[German version] or Incubo (derived from the Latin incubare, ‘to lie on something’) denotes in late Latin both the sender of nightmares, who corresponds to the Greek Ephialtes ( Aloads), and the nightmare he causes. As goblin and bringer of obscene dreams, incubus is equated with, e.g.,  Faunus or, more precisely, the so-called Faunus ficarius (‘Faunus of the fig trees’; Isid. Orig. 8,11,103-104) [1], with  Inuus and  Silvanus (Serv. Aen. 6,775). Christian authors have particularly stressed the lust of the incubi for intercourse with women (Aug. Civ. 15,23,108). It was bel…

Fides

(1,654 words)

Author(s): Prescendi, Francesca (Geneva) | Schiemann, Gottfried (Tübingen) | Büchli, Jörg (Zürich)
[German version] I. Religion F. is the cultically venerated personification of faith and veracity [1]. According to Varro (Ling. 5,74), she had been adopted in Rome from the Sabini; her cult is still in evidence at the end of the 2nd cent. AD (Tert. Apol. 24,5). F. is depicted as a woman, her head adorned with a garland or veil, dressed in a   chitṓn and péplos [2]. She appears frequently in poetry, but rarely in prose. She was considered to be a very ancient deity (Sil. Pun. 1,329f.; 2,484ff.) and therefore referred to as cana (Verg. Aen. 1,292). According to Agathocles Perì Kyzíkou (Fest. 328 L…

Crataeis

(118 words)

Author(s): Prescendi, Francesca (Geneva)
[German version] (Κραταιίς). According to Homer (Od. 12,124), C. is the mother of  Scylla. Hesiod (fr. 150 Rz.; Acusilaus fr. 5, FHG 1, 100), on the other hand, refers to  Hecate as Scylla's mother. Ancient historians attempted to explain this discrepancy in the sources in two ways: on the one hand, a genealogy was established which identified Hecate as the mother of C. and C. as the mother of Scylla (Semus of Delos, fr. 18a, FHG 4, 495). On the other hand, the name of C. was interpreted as an epi…

Cleopatra

(4,237 words)

Author(s): Prescendi, Francesca (Geneva) | Badian, Ernst (Cambridge, MA) | Ameling, Walter (Jena) | Stegmann, Helena (Bonn) | Mehl, Andreas (Halle/Saale) | Et al.
(Κλεοπάτρα; Kleopátra, Lat. Cleopatra). I. Mythology [German version] [I 1] Daughter of Boreas and Oreithyia Daughter of  Boreas and  Oreithyia, first wife of  Phineus. C. was rejected in favour of  Idaea [3], whom Phineus married as his second wife; her sons were blinded (Apollod. 3.200; Hyg. Fab. 18). Prescendi, Francesca (Geneva) [German version] [I 2] Daughter of Idas and Marpessa Daughter of  Idas and  Marpessa, wife of  Meleager. After her abduction by Apollo she was also called ‘Alcyone’ after her mother's …

Comaetho

(129 words)

Author(s): Prescendi, Francesca (Geneva)
(Κομαιθώ; Komaìthṓ). [German version] [1] Lover of Amphitryon Daughter of  Pterelaus, the mythological king of Taphos. She helped  Amphitryon, with whom she has fallen in love, in his battle against the Teleboeans from Taphos. She was, however, killed by him after he had conquered the island (Apollod. 2,60). Prescendi, Francesca (Geneva) [German version] [2] Priestess of Artemis Triklaria at the sanctuary of Laphria near Patrae Priestess of  Artemis Triklaria at the sanctuary of Laphria near Patrae. She and her lover  Melanippus have a sexual encounter in the…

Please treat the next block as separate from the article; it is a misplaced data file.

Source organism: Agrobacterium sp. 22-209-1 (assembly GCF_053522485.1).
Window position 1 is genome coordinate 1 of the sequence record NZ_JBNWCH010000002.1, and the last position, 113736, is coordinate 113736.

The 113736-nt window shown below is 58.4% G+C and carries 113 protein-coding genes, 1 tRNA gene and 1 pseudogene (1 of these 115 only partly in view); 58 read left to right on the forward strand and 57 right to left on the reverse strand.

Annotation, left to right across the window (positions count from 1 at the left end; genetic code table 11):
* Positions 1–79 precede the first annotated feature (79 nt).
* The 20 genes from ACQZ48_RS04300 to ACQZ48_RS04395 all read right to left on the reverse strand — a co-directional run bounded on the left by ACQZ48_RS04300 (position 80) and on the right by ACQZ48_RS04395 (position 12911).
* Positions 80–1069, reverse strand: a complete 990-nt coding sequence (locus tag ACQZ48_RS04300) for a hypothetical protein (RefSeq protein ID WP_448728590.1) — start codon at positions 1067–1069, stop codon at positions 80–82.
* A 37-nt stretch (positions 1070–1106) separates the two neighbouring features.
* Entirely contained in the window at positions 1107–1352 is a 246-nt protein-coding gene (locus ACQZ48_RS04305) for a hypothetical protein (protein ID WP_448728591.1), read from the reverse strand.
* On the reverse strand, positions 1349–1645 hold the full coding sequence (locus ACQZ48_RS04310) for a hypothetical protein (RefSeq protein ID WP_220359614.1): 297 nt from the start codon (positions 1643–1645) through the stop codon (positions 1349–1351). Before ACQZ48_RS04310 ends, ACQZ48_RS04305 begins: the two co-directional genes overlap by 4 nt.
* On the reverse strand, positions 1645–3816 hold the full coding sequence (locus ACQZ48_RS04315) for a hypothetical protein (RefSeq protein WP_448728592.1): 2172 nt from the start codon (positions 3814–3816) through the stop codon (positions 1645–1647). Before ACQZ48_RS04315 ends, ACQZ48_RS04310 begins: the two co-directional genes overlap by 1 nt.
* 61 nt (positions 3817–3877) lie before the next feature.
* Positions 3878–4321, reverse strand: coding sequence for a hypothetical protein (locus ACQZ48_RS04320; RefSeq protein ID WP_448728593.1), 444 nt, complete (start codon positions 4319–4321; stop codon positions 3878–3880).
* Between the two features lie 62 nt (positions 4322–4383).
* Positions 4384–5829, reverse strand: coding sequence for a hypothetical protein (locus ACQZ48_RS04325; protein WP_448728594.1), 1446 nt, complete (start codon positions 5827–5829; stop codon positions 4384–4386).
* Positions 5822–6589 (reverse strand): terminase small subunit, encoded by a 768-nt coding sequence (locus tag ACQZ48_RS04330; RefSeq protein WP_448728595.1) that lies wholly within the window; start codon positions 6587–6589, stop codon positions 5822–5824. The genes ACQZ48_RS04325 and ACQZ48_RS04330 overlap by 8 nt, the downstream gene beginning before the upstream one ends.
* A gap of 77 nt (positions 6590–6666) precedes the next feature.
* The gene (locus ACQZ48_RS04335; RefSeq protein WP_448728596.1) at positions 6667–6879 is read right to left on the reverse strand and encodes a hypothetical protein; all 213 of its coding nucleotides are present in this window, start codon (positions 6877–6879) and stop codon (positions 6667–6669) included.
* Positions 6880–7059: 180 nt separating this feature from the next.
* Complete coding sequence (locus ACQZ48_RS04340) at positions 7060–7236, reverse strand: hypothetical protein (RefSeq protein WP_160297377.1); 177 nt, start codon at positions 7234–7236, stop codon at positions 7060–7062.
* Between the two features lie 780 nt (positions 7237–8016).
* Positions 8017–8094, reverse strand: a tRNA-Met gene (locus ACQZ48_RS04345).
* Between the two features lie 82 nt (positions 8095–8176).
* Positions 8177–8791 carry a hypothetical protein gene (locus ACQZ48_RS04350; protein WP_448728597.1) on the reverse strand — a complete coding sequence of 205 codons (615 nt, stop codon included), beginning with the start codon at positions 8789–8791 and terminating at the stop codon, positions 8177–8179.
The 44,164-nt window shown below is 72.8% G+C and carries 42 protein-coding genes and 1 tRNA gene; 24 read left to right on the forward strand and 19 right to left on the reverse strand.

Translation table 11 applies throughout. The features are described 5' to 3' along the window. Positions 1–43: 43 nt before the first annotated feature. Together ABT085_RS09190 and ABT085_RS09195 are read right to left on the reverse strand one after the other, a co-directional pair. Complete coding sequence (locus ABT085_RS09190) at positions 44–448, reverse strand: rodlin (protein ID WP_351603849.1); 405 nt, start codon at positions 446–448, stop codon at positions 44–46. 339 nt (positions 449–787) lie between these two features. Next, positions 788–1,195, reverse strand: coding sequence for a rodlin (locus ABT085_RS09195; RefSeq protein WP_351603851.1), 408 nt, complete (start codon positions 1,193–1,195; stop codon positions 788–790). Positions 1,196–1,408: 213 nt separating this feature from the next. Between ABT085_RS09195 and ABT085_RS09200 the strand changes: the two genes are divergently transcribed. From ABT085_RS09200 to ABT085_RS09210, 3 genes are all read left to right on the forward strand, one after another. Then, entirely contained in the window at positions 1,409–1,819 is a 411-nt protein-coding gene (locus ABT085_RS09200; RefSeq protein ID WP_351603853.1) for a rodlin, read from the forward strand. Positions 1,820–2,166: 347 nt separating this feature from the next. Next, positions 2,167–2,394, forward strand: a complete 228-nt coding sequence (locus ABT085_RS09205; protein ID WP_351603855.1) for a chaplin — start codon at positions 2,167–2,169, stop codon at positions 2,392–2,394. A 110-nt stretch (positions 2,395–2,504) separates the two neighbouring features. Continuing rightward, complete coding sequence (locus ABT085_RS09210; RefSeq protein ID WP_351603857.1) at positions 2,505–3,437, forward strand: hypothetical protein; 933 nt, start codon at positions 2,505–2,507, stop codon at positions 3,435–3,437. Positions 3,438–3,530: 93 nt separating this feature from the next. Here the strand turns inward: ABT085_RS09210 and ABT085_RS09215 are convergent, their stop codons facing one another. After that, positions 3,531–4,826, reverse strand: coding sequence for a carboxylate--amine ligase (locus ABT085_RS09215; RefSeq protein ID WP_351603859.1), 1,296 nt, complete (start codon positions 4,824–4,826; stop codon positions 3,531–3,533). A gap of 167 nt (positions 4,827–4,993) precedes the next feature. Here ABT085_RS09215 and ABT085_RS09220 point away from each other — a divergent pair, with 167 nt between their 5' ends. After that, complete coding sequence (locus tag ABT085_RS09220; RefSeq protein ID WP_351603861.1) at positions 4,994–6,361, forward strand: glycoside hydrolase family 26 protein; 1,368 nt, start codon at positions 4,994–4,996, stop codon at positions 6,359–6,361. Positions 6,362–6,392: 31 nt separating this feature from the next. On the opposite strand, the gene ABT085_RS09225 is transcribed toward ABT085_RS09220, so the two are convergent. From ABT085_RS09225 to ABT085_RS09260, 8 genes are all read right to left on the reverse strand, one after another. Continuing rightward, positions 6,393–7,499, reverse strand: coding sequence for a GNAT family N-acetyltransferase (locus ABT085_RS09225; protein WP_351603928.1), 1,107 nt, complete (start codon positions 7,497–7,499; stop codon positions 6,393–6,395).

Mater Matuta

(329 words)

Author(s): Prescendi, Francesca (Geneva)
[German version] Goddess of dawn, worshipped in Italy and Rome (Lucr. 5,655f.), whose name, in the form of an adjective, like Lat. maturus, ‘at the proper moment’, goes back, by way of the stem * mātū-, to * , ‘good’ [1]. Statuettes portraying the goddess with the sun's disc around her head and a child in her arms ( kourotrophos), and the temple dedicated to her in Satricum (now Le Ferriere) in Latium (with anatomical votive offerings: [5. Vol. 1-2]), go back to the seventh century BC [2; 3; 4]. Her temple near the Forum Boarium …

Numen

(590 words)

Author(s): Prescendi, Francesca (Geneva)
[German version] (in the Roman religion ‘the expressed will of a deity’). The concept of numen has been particularly popular in academic religious scholarship since the end of the 19th cent. Interest with regard to the Roman religion was sparked by the proponents of pre-deism or dynamism (W.W. Fowler [1], J.G. Frazer [2], H.J. Rose [3], F. Pfister [4], H. Wagenvoort [5]) (doxography: [6. 36; 7. 355-357]). They claimed numen is similar to the concepts of mana, orenda, vakanda etc. of the so-called ‘primitive’ peoples (Polynesians, Melanesians) and signifies the impersona…

Liber, Liberalia

(560 words)

Author(s): Prescendi, Francesca (Geneva)
[German version] Liber Pater is an Italic-Roman god of nature, fertility, and wine. L. is attested archaeologically first on the inscriptions of the Praenestine cistae from the 4th cent. BC (CIL I 2, 563), then on a cippus from Pisaurium from the 3rd-2nd cents. BC (CIL I 2, 381). The historians report that L. was introduced from Greece into Rome in the year 496, when the Sibylline Books had recommended to transfer the triad of Demeter, Kore, and Iacchus - who correspond to the Roman deities Ceres,…